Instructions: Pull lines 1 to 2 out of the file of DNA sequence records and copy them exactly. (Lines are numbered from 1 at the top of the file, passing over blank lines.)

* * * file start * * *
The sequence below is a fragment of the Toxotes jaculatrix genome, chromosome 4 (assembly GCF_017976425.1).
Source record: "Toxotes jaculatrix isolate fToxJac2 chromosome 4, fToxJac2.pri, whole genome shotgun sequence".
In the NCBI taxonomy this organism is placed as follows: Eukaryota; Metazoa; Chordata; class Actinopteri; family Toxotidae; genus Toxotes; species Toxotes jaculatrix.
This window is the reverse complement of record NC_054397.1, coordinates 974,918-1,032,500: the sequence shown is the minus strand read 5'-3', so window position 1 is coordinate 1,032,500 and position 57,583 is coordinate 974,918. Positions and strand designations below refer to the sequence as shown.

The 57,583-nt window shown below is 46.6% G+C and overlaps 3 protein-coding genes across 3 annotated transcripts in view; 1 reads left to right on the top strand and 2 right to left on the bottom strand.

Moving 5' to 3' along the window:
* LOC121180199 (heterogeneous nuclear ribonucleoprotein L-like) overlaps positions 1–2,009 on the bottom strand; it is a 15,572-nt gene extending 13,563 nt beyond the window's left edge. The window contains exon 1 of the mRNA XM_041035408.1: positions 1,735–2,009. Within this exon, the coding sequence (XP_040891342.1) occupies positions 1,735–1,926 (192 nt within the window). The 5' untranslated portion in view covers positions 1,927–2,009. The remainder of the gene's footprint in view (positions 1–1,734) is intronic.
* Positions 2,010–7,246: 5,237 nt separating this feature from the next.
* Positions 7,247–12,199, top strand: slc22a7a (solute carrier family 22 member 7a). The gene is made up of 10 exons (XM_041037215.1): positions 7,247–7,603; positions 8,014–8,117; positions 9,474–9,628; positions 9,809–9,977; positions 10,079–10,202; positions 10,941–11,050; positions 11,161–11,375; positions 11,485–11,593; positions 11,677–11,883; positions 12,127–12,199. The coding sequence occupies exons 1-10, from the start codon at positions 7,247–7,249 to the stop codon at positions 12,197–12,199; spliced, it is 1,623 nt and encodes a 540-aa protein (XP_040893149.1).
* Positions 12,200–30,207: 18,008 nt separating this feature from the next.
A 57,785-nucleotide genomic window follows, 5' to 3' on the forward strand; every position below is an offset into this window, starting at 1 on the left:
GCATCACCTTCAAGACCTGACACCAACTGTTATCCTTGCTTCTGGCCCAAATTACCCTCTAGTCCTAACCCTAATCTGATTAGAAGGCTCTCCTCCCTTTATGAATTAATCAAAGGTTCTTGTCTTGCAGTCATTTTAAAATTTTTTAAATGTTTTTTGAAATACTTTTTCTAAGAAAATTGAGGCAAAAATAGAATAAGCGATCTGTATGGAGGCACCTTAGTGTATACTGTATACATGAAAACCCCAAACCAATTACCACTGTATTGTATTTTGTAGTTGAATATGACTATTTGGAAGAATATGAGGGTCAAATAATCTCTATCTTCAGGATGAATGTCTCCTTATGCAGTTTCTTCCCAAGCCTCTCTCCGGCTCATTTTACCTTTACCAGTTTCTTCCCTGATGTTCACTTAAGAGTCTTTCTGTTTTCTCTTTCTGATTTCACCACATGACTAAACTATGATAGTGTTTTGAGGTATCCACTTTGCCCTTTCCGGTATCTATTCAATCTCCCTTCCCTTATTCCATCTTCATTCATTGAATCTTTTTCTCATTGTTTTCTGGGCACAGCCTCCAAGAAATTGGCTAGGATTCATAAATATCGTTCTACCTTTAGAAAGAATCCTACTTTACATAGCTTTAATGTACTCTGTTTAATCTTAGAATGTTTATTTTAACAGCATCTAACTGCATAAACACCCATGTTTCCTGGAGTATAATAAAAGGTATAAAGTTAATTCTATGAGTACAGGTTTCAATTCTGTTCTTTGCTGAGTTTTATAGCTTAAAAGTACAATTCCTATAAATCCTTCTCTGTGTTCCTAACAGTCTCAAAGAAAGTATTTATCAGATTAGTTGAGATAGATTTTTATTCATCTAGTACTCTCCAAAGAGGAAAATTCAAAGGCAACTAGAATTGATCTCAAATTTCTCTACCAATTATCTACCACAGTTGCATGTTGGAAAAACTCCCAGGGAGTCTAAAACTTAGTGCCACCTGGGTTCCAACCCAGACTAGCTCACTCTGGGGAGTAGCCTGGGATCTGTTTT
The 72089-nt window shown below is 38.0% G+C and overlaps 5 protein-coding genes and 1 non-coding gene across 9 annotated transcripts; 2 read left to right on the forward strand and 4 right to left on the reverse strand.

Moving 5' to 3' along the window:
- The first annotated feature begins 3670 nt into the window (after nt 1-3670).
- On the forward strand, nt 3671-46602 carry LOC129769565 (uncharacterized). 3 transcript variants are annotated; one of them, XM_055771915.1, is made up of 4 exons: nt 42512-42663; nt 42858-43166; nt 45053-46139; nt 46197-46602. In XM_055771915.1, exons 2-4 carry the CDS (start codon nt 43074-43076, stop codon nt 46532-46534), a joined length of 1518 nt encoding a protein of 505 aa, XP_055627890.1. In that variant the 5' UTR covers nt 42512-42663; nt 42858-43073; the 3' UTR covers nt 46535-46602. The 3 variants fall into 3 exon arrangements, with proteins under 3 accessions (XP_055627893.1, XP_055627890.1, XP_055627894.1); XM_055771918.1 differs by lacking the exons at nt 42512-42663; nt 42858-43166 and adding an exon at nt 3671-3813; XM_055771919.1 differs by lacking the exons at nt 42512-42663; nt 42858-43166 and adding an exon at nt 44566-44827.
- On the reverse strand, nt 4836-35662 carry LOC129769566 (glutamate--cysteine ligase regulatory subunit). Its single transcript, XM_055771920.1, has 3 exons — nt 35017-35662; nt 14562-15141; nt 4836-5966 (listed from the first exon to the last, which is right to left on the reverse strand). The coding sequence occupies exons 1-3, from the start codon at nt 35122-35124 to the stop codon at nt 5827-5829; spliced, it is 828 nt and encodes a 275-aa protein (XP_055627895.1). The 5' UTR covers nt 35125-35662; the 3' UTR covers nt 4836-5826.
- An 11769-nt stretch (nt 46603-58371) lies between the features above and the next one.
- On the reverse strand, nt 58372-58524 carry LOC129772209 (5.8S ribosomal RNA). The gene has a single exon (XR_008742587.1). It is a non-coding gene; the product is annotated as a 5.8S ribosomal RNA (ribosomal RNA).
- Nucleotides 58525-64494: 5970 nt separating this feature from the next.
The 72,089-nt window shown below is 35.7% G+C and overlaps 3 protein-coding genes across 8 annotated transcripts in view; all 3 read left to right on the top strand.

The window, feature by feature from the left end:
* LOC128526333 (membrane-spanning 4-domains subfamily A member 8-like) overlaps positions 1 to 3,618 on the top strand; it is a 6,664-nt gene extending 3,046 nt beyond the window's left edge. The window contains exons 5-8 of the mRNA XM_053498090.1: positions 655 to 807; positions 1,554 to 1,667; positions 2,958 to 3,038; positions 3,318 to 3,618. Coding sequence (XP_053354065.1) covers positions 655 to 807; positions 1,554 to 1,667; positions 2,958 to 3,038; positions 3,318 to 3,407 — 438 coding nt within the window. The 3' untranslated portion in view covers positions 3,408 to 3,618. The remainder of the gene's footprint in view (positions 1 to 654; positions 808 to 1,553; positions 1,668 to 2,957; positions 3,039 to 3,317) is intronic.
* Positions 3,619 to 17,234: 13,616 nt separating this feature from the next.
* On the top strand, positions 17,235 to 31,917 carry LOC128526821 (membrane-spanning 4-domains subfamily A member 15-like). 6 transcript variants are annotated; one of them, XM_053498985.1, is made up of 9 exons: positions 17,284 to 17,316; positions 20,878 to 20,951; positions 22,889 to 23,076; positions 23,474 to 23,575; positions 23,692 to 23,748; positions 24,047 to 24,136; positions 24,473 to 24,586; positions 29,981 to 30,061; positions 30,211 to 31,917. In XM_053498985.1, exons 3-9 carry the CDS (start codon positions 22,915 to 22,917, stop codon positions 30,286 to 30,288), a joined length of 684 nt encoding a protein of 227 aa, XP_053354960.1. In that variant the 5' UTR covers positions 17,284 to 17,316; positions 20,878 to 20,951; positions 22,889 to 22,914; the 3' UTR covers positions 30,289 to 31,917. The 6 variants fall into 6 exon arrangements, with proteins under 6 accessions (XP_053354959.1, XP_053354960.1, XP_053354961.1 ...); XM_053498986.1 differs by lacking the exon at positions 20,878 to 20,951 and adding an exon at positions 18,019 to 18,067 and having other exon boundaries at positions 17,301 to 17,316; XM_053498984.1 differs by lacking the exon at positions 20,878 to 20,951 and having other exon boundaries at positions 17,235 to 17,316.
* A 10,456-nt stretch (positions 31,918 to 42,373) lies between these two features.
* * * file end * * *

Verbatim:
The sequence below is a fragment of the Toxotes jaculatrix genome, chromosome 4 (assembly GCF_017976425.1).
Source record: "Toxotes jaculatrix isolate fToxJac2 chromosome 4, fToxJac2.pri, whole genome shotgun sequence".